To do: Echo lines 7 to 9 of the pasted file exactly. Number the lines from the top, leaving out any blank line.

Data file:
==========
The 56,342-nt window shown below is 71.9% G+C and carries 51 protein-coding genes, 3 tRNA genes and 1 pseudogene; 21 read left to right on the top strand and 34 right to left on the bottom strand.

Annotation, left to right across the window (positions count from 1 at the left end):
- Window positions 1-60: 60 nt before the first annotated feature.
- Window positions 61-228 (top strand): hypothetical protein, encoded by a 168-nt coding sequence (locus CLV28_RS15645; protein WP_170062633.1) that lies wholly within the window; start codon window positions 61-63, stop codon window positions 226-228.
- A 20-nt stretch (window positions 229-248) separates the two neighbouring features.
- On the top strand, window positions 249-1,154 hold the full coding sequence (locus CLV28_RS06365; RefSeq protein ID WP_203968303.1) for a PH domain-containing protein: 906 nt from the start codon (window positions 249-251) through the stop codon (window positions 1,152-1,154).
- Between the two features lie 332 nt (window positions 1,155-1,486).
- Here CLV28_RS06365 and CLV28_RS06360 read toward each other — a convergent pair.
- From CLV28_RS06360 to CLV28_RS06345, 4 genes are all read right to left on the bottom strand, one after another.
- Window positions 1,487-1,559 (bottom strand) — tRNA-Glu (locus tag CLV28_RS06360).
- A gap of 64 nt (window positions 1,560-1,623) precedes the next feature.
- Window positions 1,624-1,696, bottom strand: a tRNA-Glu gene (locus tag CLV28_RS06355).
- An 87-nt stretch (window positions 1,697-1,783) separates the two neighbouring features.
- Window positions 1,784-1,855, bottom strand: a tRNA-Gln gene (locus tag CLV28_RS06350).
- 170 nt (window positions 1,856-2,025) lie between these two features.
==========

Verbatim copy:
- Between the two features lie 332 nt (window positions 1,155-1,486).
- Here CLV28_RS06365 and CLV28_RS06360 read toward each other — a convergent pair.
- From CLV28_RS06360 to CLV28_RS06345, 4 genes are all read right to left on the bottom strand, one after another.